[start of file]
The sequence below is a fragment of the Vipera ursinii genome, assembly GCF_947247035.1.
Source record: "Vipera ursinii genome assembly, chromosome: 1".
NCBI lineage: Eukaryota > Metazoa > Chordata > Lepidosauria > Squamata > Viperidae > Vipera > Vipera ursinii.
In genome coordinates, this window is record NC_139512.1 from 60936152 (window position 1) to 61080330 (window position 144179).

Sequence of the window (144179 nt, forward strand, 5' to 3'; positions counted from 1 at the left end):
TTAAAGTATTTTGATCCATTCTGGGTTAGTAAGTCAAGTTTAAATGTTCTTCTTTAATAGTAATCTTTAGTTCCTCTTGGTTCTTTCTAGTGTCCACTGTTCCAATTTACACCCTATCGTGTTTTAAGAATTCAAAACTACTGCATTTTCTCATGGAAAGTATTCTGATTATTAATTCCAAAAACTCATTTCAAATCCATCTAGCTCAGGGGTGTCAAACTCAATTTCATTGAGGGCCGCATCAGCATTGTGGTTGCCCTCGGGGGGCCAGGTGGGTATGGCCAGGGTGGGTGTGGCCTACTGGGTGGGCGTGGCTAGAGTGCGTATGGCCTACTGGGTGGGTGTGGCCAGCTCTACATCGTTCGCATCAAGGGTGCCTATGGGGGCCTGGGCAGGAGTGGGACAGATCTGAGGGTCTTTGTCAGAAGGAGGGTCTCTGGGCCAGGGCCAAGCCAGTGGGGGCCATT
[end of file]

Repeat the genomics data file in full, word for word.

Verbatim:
The sequence below is a fragment of the Vipera ursinii genome, assembly GCF_947247035.1.
Source record: "Vipera ursinii genome assembly, chromosome: 1".
NCBI lineage: Eukaryota > Metazoa > Chordata > Lepidosauria > Squamata > Viperidae > Vipera > Vipera ursinii.
In genome coordinates, this window is record NC_139512.1 from 60936152 (window position 1) to 61080330 (window position 144179).

Sequence of the window (144179 nt, forward strand, 5' to 3'; positions counted from 1 at the left end):
TTAAAGTATTTTGATCCATTCTGGGTTAGTAAGTCAAGTTTAAATGTTCTTCTTTAATAGTAATCTTTAGTTCCTCTTGGTTCTTTCTAGTGTCCACTGTTCCAATTTACACCCTATCGTGTTTTAAGAATTCAAAACTACTGCATTTTCTCATGGAAAGTATTCTGATTATTAATTCCAAAAACTCATTTCAAATCCATCTAGCTCAGGGGTGTCAAACTCAATTTCATTGAGGGCCGCATCAGCATTGTGGTTGCCCTCGGGGGGCCAGGTGGGTATGGCCAGGGTGGGTGTGGCCTACTGGGTGGGCGTGGCTAGAGTGCGTATGGCCTACTGGGTGGGTGTGGCCAGCTCTACATCGTTCGCATCAAGGGTGCCTATGGGGGCCTGGGCAGGAGTGGGACAGATCTGAGGGTCTTTGTCAGAAGGAGGGTCTCTGGGCCAGGGCCAAGCCAGTGGGGGCCATT